The most interesting aspect of the Level 3 and Comcast fracas is that it is an attempt to use regulatory and fair-trade claims to change how the commercial Internet has worked to date. It is unlikely that the FCC or Federal Trade Commission will force ISPs to deliver an unlimited amount of data for free. What if Netflix was plugging directly into Comcast’s network? Wouldn’t they be expected to pay a connectivity fee like they are currently paying their backbone and CDN providers? Peering arrangements are the fabric of how the commercial Internet has operated, and it is unlikely that regulators will attempt to change this.
Netflix already accounts for an estimated 20 percent of primetime Internet traffic, a figure that is constantly growing. That company can easily switch to Akamai or Limelight which already have the infrastructure in place with ISPs like Comcast to delivery video streams. However, it is likely that regulators will force ISPs like Comcast, which also provide their own competing video streams and services, to offer CDNs reasonable and nondiscriminatory pricing for peering connections.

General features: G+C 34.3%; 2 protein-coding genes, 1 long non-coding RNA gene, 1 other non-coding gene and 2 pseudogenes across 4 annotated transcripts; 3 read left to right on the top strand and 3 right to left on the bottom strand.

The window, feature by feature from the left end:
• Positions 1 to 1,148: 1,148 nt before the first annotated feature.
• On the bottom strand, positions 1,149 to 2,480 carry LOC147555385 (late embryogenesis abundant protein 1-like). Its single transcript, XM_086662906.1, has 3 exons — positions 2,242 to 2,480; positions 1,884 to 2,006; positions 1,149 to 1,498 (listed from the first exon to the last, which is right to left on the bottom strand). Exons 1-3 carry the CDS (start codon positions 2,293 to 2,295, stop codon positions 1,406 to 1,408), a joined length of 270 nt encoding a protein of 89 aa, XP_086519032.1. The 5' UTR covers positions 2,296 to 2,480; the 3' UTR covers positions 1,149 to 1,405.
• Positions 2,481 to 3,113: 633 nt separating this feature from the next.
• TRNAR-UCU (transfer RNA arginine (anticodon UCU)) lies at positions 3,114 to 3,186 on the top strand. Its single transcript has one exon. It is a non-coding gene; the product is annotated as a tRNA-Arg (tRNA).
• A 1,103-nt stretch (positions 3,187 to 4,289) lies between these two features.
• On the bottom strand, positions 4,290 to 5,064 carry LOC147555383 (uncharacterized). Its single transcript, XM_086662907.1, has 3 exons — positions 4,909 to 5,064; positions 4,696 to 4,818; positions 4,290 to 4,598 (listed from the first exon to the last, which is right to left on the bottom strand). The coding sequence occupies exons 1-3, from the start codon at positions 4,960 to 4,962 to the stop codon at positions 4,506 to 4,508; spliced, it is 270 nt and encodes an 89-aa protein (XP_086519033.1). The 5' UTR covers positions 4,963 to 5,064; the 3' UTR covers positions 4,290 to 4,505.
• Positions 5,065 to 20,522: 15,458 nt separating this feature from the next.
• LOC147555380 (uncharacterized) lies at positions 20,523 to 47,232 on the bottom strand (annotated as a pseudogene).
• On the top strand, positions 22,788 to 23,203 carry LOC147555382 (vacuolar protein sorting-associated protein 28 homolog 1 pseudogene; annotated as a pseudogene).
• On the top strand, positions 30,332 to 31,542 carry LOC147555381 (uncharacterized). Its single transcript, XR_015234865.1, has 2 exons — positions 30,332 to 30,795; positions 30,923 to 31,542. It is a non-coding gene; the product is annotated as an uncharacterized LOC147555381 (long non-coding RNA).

The FCC mandate requiring wireline ISPs not to discriminate will be pushed to the limits by multichannel video providers like Comcast and AT&T U-Verse, since it is a fundamental aspect of their operation to discriminate. A multichannel wire coming into your home might provide digital TV, digital telephone, and Internet data. But it’s not three different connections: It’s just one, with Comcast, AT&T, Time Warner, Verizon and the rest operating their networks to deliver a certain amount of bandwidth to each service.